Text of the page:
I did my Bathroom Devotional Reading, and on our way to work I did my Internet Devotional Reading. At the Pre-Shift Meeting Richard won a $10.00 meal comp, which we will use on Tuesday for breakfast in ADR. Once on the casino floor, Richard was the Relief Dealer for two regular Blackjack tables, and also had Three Card Blackjack and the $5.00 minimum Blackjack tables on his Relief string for the first couple of rotations, until they closed Three Card Blackjack and took the $5.00 minimum Blackjack table off of his string. I was on Let It Ride, closed that table, then was on one of Richard’s Blackjack tables for the rest of the day.

Once home from work I set up my medications for next week (I have one prescription to renew on Monday), and read the morning Paper. I then went to the Adoration Chapel for my Weekly Hour of Eucharistic Adoration. During my Hour I started reading the September 14th, 2015 issue of my Jesuit America Magazine. When I got home the second Sons of Anarchy T-shirt (our Christmas present for Matthew and Callie’s roommate Amy) was delivered, and we ate muffalattas and watched our #13 LSU Tigers play the #18 Auburn Tigers at home. I went to bed at halftime, and did not do my Daily Update. The final score of the game was LSU 45, Auburn 21; our Tigers are now 2 and 0 (2 and 0 in the SEC), and will next play an away game with the Syracuse Orange next Saturday at 11:00 am.

Tomorrow is the Twenty-Fifth Sunday in Ordinary Time, and the Memorial of Saint Andrew Kim Tae-gŏn, Priest and Martyr (died 1846), Saint Paul Chŏng Ha-sang, Catechist and Martyr (died 1839), and Companions, Martyrs (died 1839, 1846, and 1869). On my breaks I will do my Daily Update for yesterday, Saturday, September 19th, 2015 via WordPress for Android. After work we will go to the store to get my interim salad supplies, then settle down to watch the home game between our New Orleans Saints and the Tampa Bay Buccaneers. I will then make my lunch salads for Monday and Tuesday.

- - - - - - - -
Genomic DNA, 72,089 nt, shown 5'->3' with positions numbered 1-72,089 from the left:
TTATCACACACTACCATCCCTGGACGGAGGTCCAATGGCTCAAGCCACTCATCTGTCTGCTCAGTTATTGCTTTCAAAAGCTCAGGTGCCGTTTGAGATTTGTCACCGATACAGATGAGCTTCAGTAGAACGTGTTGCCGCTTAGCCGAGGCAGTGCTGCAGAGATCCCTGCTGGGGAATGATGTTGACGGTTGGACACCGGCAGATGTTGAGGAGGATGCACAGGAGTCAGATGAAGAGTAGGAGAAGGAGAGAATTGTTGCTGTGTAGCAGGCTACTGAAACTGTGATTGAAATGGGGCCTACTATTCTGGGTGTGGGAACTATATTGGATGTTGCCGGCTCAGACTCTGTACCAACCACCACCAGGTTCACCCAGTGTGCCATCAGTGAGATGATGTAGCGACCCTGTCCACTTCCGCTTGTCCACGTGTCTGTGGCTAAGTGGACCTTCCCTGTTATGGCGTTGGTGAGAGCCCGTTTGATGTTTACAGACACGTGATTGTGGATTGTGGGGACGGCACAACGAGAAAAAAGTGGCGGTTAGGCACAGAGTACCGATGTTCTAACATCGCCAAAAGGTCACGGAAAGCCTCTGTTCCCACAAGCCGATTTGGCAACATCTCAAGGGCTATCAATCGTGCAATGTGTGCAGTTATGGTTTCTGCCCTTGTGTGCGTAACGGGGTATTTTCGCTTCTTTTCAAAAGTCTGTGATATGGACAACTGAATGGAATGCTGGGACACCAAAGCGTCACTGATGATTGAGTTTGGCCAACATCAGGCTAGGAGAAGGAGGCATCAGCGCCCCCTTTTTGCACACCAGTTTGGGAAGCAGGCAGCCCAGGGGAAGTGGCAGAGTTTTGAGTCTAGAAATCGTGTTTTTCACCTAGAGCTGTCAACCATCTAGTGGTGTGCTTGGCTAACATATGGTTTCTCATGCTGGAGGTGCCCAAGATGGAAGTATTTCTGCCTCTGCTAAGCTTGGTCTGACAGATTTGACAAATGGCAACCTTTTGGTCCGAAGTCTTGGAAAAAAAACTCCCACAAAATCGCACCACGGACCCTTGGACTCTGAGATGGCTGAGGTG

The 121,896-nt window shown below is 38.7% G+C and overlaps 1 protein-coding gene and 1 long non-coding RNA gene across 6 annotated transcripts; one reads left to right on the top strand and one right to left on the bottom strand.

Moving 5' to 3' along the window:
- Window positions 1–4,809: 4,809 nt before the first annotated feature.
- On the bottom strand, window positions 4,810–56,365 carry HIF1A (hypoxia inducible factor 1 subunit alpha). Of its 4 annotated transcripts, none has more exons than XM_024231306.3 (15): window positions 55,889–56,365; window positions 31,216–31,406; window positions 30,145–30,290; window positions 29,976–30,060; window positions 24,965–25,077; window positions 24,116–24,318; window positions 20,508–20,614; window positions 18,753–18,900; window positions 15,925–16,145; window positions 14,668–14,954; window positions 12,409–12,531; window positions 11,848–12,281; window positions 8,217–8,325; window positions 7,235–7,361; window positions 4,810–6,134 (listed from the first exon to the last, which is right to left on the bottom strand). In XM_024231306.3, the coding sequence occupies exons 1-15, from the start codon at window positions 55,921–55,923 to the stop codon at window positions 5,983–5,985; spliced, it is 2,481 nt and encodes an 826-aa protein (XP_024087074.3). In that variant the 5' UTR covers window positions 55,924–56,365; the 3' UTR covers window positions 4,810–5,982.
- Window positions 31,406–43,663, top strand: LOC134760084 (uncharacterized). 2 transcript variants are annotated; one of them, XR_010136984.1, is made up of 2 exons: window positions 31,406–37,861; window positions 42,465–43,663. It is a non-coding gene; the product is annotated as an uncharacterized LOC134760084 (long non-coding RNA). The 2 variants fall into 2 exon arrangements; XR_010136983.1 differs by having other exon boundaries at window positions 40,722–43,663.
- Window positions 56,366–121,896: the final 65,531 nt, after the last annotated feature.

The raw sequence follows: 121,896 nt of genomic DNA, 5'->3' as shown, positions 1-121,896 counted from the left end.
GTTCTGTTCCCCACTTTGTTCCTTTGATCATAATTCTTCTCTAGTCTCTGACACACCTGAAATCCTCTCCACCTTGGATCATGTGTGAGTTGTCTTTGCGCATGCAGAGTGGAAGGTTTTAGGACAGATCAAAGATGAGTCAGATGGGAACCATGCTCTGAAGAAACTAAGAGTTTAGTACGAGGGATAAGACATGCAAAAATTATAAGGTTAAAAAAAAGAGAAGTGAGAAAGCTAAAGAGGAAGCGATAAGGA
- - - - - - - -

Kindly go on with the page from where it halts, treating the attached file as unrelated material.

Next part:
Since we have no Pirates to give us a Parting Quote this Friday afternoon (arrr!) we instead turn to Martha Holmes, American photographer and photojournalist. Born in 1923 in Louisville, Kentucky, she was studying art at the University of Louisville and at the Speed Art Museum when someone suggested in the early 1940s that she apply for work at the Louisville Courier-Journal and The Louisville Times newspapers. She was hired and began as assistant to a color photographer, but soon became a full-time black-and-white photographer when many of the paper’s male photographers were called to service in World War II. In September 1944, Holmes left for Life magazine and New York. She moved to Washington, D.C., in 1947, to be one of Life‘s three staff photographers there. She covered the House Un-American Activities Committee hearings during the height of the committee’s investigations into the entertainment industry and alleged communist propaganda. After two years in Washington she returned to New York and lived there for the rest of her life. She continued working for Life, for which she photographed two covers, on a freelance basis and by 1950 was named one of the top 10 female photographers in the nation. Holmes’s photographs were published in PeopleRedbookCoronet and Collier‘s magazines and exhibited worldwide, including at the International Center of Photography, the National Portrait Gallery, and the Louvre in Paris. Her most famous photographs were of Jackson Pollock and Humphrey Bogart and Lauren Bacall. She was married for 46 years to Arthur Waxman, a theatrical executive and early general manager of the Actors Studio, who died in 1998 (died 2006): “One thing Life always taught us: They’d say, ‘Film is cheap. Use it. Shoot, shoot, shoot.’”